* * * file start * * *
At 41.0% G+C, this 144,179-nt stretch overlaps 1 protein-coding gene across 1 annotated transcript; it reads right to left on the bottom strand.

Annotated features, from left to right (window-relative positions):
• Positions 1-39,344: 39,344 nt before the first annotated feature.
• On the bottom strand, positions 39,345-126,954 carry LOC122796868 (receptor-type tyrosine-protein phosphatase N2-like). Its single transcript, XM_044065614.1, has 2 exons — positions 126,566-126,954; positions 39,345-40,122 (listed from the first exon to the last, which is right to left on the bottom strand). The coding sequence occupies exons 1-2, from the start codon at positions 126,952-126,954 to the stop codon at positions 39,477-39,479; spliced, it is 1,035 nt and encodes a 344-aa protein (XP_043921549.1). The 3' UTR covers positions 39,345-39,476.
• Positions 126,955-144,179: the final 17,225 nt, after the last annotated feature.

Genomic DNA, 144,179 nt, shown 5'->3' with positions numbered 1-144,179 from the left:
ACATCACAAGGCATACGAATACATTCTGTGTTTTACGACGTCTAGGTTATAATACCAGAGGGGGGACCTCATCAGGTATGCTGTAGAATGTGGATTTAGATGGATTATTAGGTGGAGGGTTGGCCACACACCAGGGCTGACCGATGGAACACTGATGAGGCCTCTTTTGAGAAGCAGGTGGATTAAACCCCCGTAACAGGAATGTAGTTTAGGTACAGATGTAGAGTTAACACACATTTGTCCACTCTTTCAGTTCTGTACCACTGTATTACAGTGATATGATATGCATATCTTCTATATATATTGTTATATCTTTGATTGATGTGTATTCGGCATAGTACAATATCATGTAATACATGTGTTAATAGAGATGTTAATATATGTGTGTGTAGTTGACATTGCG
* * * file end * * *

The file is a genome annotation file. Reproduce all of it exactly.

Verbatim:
At 41.0% G+C, this 144,179-nt stretch overlaps 1 protein-coding gene across 1 annotated transcript; it reads right to left on the bottom strand.

Annotated features, from left to right (window-relative positions):
• Positions 1-39,344: 39,344 nt before the first annotated feature.
• On the bottom strand, positions 39,345-126,954 carry LOC122796868 (receptor-type tyrosine-protein phosphatase N2-like). Its single transcript, XM_044065614.1, has 2 exons — positions 126,566-126,954; positions 39,345-40,122 (listed from the first exon to the last, which is right to left on the bottom strand). The coding sequence occupies exons 1-2, from the start codon at positions 126,952-126,954 to the stop codon at positions 39,477-39,479; spliced, it is 1,035 nt and encodes a 344-aa protein (XP_043921549.1). The 3' UTR covers positions 39,345-39,476.
• Positions 126,955-144,179: the final 17,225 nt, after the last annotated feature.

Genomic DNA, 144,179 nt, shown 5'->3' with positions numbered 1-144,179 from the left:
ACATCACAAGGCATACGAATACATTCTGTGTTTTACGACGTCTAGGTTATAATACCAGAGGGGGGACCTCATCAGGTATGCTGTAGAATGTGGATTTAGATGGATTATTAGGTGGAGGGTTGGCCACACACCAGGGCTGACCGATGGAACACTGATGAGGCCTCTTTTGAGAAGCAGGTGGATTAAACCCCCGTAACAGGAATGTAGTTTAGGTACAGATGTAGAGTTAACACACATTTGTCCACTCTTTCAGTTCTGTACCACTGTATTACAGTGATATGATATGCATATCTTCTATATATATTGTTATATCTTTGATTGATGTGTATTCGGCATAGTACAATATCATGTAATACATGTGTTAATAGAGATGTTAATATATGTGTGTGTAGTTGACATTGCG